Goods in the form of the famous logo with the double C of Chanel were sold by the Chinese jeweler. The IP court had to decide in this trademark dispute whether the infringement of a shape of goods in China is a trademark infringement – and ruled against Chanel.
In an investigation initiated in 2016, Chinese officials found goods in a Ye Meng-Zong jewelry store in the form of Chanel’s double “C” logo. Chanel saw this as an unlawful counterfeiting of products and brought an action before the Guangzhou Haizhu District People’s Court (Haizhu Court) for trademark infringement. The court upheld the claim and awarded Chanel damages from Ye in the judgment.
Dissatisfied with the court’s decision, Ye Meng-Zong appealed the decision to the Guangzhou Intellectual Property Court, one of three courts that China has recently created exclusively for intellectual property (IP) judgments.
The IP Court therefore dealt with the question of whether the shape of Yes’s products can be regarded as infringing. Was the double C form used and perceived decoratively or were the pieces of jewellery perceived by the double C as a Chanel brand?
Ultimately, the IP court in Guangzhou had to identify the shape of goods that violate the rights of a registered trademark. The current legal framework through IP judgements in China does not yet provide a clear answer.
A Short Look at Chinese Trademark Law
Article 57 of the Chinese Trade Mark Law provides for trade mark infringement where identical or very similar goods are used. Moreover, under Article 58 of the Chinese Trade Mark Law, it is even possible to invoke unregistered trade marks which are, however, well known as trade mark. Infringements in the sense of trademark infringement can be asserted in such a case. But there is no equivalent in Chinese trademark law for the infringement of a shape.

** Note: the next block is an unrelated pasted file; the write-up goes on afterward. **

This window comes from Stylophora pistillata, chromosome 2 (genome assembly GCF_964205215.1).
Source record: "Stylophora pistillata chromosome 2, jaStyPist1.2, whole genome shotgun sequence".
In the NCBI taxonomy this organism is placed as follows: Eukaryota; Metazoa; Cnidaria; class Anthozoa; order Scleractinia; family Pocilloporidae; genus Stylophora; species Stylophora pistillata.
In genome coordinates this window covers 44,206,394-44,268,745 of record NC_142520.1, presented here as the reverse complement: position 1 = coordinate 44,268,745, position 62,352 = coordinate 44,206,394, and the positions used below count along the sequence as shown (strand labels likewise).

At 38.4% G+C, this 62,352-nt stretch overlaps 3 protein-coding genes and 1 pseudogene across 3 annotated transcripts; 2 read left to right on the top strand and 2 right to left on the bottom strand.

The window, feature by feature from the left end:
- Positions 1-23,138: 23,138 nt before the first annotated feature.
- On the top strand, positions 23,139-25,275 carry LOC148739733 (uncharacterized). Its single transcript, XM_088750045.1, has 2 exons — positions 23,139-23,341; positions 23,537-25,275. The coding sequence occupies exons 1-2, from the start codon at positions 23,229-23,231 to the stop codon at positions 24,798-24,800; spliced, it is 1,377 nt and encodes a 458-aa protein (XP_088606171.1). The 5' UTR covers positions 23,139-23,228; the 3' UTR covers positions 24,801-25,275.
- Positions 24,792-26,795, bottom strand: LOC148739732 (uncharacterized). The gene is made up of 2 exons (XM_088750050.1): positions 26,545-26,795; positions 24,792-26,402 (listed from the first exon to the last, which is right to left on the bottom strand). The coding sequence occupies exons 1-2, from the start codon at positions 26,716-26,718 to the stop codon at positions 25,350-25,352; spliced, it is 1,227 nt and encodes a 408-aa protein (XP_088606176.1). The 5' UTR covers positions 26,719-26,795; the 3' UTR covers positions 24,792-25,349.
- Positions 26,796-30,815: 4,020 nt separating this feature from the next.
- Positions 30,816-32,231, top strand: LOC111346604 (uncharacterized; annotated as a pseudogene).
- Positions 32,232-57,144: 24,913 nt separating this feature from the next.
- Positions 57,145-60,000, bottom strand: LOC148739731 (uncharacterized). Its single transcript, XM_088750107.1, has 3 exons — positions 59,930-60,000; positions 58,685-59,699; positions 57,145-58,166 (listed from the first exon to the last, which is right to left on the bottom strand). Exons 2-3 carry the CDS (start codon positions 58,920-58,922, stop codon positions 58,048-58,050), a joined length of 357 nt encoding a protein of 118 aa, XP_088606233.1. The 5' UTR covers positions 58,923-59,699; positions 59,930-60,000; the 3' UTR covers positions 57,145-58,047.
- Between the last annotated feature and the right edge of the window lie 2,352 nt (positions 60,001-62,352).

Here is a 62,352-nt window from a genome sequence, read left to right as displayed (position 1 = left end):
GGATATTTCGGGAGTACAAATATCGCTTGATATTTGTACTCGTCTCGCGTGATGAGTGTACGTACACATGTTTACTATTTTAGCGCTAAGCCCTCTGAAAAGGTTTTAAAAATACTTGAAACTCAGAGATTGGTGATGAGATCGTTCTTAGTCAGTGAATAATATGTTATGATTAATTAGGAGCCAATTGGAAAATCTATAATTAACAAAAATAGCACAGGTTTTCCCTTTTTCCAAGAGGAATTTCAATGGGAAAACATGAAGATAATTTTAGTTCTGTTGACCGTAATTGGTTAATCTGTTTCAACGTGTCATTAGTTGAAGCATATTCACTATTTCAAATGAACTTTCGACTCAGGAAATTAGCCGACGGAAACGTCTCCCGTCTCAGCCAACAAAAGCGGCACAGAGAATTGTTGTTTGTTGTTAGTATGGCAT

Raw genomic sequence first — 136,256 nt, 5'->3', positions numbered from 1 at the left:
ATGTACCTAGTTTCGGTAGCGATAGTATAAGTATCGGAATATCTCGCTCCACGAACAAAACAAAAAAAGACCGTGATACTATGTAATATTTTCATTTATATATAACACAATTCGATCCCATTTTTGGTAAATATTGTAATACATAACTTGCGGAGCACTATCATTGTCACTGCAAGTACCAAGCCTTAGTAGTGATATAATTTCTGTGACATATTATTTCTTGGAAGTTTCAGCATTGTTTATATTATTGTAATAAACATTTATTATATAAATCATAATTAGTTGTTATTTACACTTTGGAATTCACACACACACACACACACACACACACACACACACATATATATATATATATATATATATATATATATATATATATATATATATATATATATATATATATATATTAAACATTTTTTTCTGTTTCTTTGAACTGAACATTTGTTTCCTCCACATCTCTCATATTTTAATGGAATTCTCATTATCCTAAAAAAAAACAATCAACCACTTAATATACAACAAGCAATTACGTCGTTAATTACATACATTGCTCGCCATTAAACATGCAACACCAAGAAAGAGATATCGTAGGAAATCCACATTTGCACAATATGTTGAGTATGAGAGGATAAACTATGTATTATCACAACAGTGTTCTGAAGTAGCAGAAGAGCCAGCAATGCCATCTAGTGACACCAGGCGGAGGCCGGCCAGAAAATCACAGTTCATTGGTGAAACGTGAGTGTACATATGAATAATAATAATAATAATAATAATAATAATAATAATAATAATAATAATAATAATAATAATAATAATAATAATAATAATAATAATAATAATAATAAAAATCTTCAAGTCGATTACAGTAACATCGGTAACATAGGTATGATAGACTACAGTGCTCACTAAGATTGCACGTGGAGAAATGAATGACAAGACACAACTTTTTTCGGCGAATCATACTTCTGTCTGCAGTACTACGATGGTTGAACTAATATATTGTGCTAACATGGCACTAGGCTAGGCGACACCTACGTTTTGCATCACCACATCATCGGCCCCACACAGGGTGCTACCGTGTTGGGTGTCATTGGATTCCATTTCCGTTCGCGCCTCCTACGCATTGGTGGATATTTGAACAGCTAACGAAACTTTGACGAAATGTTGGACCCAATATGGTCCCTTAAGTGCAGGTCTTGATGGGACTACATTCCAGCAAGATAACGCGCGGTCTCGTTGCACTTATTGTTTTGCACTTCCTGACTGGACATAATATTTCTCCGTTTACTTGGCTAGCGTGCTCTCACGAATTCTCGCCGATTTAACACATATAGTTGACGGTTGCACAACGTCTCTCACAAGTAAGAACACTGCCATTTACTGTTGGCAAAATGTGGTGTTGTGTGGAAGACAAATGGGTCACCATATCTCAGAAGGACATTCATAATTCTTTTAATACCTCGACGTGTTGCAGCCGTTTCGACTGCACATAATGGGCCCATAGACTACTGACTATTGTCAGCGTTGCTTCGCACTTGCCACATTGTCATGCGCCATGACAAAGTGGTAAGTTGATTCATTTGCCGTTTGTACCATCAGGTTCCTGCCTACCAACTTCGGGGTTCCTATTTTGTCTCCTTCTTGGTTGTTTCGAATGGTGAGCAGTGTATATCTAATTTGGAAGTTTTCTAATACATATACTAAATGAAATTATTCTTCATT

Read more about Chinese trademark law in our articles “Trademark act reform in China against trademark squatting” and “Trademark infringement in China: what to do?”
Is the shape of a product part of the product decoration?
Ye Meng-Zong argued that its business is only a franchise shop of Zhoubaifu, ZhouBaifu Jewelry International Group Co, Ltd (Zhoubaifu Ltd) from Hong Kong. All his products had been approved by the franchisor prior to sale. In addition, all products sold in Yes Shop carry the registered trademark of “Zhoubaifu”. Therefore, its goods must not be confused in any way with the Chanel goods.
Chanel, on the other hand, argued that brand confusion does not only include the direct confusion of the origin of the products, but also a fundamental associative confusion, which occurs quasi post-sales. The shape of the product is used as a trade mark. Chanel invoked Article 76 of the Chinese Trademark Law, according to which similar goods may be infringing if the logo and manufacturer’s name of another trade mark or the decoration of the goods are used. Irrespective of shape and packaging, Chanel goods are associated with the double C, was stated by the French high fashion house. The shape of the product therefore must belong to the category of product decoration.
However, there is no clear definition of decoration in China, not even in the Chinese dictionary.
Chanel loses in Chinese IP court
The Chinese Court therefore rejected Chanel’s arguments and held that Article 76 of the Chinese Trade Mark Law did not apply to that case. In its judgment, the IP Court confirmed that under Article 57 of the Chinese Trademark Law, trade mark confusion refers only to direct confusion caused by misleading producers or traders. However, Chanel has provided no evidence that ordinary consumers with a general understanding would assume that they would buy Chanel products in Ye Zong’s shop. The Guangzhou court also stressed that the judgment was a case-by-case decision and that questions of shape will continue to be assessed on a case-by-case basis.
View beyond the horizon
The judgment is all the more astonishing because the Chinese courts have already twice recognized 3D shapes as trademarks and subject matter of a trademark infringement – we reported. It was only last year that Dior won the trademark dispute in the Chinese Supreme Court over its perfume bottle design.
It therefore remains exciting to follow the further judgments in trademark infringement proceedings in China. Chanel, on the other hand, would still have the possibility to bring a new action under Chinese trade mark law, referring to unfair competition.
One consolation remains for Chanel: in Europe, Chanel successfully defended its famous double C against Chinese imitators in 2017 – we reported.
Would you also like to protect or defend your trademark or brand – in China also?